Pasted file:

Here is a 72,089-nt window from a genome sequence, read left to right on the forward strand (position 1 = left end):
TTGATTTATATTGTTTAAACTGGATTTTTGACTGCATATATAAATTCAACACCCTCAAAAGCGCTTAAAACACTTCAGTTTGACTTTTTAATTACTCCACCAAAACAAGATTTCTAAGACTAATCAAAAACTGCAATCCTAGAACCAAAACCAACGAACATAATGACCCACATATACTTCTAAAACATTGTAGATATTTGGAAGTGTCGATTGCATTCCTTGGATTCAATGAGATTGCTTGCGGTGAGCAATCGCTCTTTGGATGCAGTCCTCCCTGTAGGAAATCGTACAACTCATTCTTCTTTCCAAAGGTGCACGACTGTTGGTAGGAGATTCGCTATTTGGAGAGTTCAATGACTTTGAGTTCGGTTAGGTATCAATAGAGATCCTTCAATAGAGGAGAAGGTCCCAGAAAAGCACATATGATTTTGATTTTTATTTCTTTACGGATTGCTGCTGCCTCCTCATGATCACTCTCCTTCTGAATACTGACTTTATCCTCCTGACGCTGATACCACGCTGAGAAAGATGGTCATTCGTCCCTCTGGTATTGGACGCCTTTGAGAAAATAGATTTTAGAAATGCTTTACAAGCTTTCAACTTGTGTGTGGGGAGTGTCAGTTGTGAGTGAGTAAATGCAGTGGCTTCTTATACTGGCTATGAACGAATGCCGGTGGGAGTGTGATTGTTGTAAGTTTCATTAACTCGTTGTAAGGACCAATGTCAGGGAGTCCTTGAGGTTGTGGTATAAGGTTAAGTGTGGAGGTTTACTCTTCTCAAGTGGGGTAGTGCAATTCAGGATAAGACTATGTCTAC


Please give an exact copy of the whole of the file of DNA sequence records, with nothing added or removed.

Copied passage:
Here is a 72,089-nt window from a genome sequence, read left to right on the forward strand (position 1 = left end):
TTGATTTATATTGTTTAAACTGGATTTTTGACTGCATATATAAATTCAACACCCTCAAAAGCGCTTAAAACACTTCAGTTTGACTTTTTAATTACTCCACCAAAACAAGATTTCTAAGACTAATCAAAAACTGCAATCCTAGAACCAAAACCAACGAACATAATGACCCACATATACTTCTAAAACATTGTAGATATTTGGAAGTGTCGATTGCATTCCTTGGATTCAATGAGATTGCTTGCGGTGAGCAATCGCTCTTTGGATGCAGTCCTCCCTGTAGGAAATCGTACAACTCATTCTTCTTTCCAAAGGTGCACGACTGTTGGTAGGAGATTCGCTATTTGGAGAGTTCAATGACTTTGAGTTCGGTTAGGTATCAATAGAGATCCTTCAATAGAGGAGAAGGTCCCAGAAAAGCACATATGATTTTGATTTTTATTTCTTTACGGATTGCTGCTGCCTCCTCATGATCACTCTCCTTCTGAATACTGACTTTATCCTCCTGACGCTGATACCACGCTGAGAAAGATGGTCATTCGTCCCTCTGGTATTGGACGCCTTTGAGAAAATAGATTTTAGAAATGCTTTACAAGCTTTCAACTTGTGTGTGGGGAGTGTCAGTTGTGAGTGAGTAAATGCAGTGGCTTCTTATACTGGCTATGAACGAATGCCGGTGGGAGTGTGATTGTTGTAAGTTTCATTAACTCGTTGTAAGGACCAATGTCAGGGAGTCCTTGAGGTTGTGGTATAAGGTTAAGTGTGGAGGTTTACTCTTCTCAAGTGGGGTAGTGCAATTCAGGATAAGACTATGTCTAC